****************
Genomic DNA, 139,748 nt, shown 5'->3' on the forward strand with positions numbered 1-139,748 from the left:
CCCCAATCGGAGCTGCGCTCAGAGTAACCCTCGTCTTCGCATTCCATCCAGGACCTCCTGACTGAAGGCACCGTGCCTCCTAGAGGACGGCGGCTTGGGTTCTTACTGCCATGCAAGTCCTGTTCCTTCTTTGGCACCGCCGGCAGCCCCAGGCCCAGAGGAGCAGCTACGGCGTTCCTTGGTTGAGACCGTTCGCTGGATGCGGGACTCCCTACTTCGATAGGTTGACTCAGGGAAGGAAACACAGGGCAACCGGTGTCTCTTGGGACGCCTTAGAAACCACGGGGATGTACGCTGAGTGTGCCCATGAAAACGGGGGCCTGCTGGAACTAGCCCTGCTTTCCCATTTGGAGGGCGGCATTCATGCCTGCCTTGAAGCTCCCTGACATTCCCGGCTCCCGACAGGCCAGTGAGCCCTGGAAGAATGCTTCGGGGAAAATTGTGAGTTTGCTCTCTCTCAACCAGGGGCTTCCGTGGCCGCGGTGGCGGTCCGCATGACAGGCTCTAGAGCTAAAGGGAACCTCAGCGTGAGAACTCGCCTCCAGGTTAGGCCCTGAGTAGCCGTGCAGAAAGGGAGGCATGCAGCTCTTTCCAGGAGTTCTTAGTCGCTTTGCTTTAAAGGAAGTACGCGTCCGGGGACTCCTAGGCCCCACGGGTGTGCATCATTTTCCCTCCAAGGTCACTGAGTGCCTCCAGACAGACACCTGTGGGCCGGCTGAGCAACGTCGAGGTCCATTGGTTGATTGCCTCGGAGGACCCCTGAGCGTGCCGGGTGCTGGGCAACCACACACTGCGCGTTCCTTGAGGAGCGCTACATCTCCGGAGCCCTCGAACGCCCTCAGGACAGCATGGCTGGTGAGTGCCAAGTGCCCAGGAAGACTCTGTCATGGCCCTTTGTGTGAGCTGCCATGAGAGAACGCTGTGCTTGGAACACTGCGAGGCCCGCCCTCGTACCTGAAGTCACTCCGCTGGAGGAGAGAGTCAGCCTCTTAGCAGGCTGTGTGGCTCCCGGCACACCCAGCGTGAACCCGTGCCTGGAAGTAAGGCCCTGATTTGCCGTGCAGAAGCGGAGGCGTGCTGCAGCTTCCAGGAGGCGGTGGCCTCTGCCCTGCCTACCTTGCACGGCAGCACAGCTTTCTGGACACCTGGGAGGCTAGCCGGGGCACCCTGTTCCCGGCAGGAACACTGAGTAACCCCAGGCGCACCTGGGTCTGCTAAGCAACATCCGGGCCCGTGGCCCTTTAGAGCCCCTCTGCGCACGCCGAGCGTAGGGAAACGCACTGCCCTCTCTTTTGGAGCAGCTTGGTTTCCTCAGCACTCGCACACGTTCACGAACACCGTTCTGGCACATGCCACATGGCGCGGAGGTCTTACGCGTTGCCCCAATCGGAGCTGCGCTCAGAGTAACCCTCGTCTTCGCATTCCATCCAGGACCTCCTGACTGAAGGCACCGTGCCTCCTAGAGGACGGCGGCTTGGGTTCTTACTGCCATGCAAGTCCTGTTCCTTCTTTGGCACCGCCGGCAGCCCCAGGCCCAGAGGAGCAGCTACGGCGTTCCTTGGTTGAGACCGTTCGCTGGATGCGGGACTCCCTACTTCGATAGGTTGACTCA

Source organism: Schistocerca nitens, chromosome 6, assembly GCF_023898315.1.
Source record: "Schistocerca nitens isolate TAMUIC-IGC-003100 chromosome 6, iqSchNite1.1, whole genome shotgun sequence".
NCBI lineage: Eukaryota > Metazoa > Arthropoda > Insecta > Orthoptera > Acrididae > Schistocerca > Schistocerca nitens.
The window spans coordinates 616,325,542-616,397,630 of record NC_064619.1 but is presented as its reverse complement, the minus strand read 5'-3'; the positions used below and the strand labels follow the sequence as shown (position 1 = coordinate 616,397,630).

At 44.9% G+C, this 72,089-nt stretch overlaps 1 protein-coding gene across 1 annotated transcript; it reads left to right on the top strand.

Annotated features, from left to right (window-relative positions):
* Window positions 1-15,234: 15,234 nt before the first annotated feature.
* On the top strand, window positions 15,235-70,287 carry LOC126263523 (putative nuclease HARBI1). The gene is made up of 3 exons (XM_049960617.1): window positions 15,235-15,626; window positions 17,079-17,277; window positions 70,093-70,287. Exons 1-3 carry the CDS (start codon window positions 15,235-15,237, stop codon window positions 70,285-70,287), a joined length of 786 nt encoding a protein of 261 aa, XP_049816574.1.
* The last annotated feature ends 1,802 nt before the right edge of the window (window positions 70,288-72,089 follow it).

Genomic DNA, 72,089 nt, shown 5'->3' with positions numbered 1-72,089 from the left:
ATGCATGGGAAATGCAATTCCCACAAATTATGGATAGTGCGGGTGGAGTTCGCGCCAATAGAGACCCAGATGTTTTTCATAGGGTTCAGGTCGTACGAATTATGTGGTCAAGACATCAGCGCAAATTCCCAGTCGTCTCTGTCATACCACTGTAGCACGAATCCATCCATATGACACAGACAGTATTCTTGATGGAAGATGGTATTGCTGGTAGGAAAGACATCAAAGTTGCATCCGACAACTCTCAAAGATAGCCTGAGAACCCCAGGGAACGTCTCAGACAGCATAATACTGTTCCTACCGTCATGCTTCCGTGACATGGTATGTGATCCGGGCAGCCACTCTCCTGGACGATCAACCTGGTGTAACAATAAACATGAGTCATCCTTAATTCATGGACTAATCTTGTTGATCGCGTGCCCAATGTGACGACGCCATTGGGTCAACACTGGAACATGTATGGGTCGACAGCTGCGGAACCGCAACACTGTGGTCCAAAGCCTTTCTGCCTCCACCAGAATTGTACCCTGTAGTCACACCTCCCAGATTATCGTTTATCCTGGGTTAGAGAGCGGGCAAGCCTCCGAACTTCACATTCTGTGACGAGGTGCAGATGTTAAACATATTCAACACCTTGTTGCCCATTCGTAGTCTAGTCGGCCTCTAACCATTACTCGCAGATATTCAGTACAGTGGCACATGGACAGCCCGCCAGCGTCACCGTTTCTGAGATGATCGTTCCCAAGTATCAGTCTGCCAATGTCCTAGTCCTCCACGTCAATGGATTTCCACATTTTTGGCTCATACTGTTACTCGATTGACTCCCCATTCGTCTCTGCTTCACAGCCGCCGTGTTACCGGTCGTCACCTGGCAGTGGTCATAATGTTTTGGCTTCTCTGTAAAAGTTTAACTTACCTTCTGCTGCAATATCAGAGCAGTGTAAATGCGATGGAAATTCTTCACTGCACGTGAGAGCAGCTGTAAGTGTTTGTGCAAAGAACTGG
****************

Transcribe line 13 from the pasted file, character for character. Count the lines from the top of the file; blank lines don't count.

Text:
ATGCATGGGAAATGCAATTCCCACAAATTATGGATAGTGCGGGTGGAGTTCGCGCCAATAGAGACCCAGATGTTTTTCATAGGGTTCAGGTCGTACGAATTATGTGGTCAAGACATCAGCGCAAATTCCCAGTCGTCTCTGTCATACCACTGTAGCACGAATCCATCCATATGACACAGACAGTATTCTTGATGGAAGATGGTATTGCTGGTAGGAAAGACATCAAAGTTGCATCCGACAACTCTCAAAGATAGCCTGAGAACCCCAGGGAACGTCTCAGACAGCATAATACTGTTCCTACCGTCATGCTTCCGTGACATGGTATGTGATCCGGGCAGCCACTCTCCTGGACGATCAACCTGGTGTAACAATAAACATGAGTCATCCTTAATTCATGGACTAATCTTGTTGATCGCGTGCCCAATGTGACGACGCCATTGGGTCAACACTGGAACATGTATGGGTCGACAGCTGCGGAACCGCAACACTGTGGTCCAAAGCCTTTCTGCCTCCACCAGAATTGTACCCTGTAGTCACACCTCCCAGATTATCGTTTATCCTGGGTTAGAGAGCGGGCAAGCCTCCGAACTTCACATTCTGTGACGAGGTGCAGATGTTAAACATATTCAACACCTTGTTGCCCATTCGTAGTCTAGTCGGCCTCTAACCATTACTCGCAGATATTCAGTACAGTGGCACATGGACAGCCCGCCAGCGTCACCGTTTCTGAGATGATCGTTCCCAAGTATCAGTCTGCCAATGTCCTAGTCCTCCACGTCAATGGATTTCCACATTTTTGGCTCATACTGTTACTCGATTGACTCCCCATTCGTCTCTGCTTCACAGCCGCCGTGTTACCGGTCGTCACCTGGCAGTGGTCATAATGTTTTGGCTTCTCTGTAAAAGTTTAACTTACCTTCTGCTGCAATATCAGAGCAGTGTAAATGCGATGGAAATTCTTCACTGCACGTGAGAGCAGCTGTAAGTGTTTGTGCAAAGAACTGG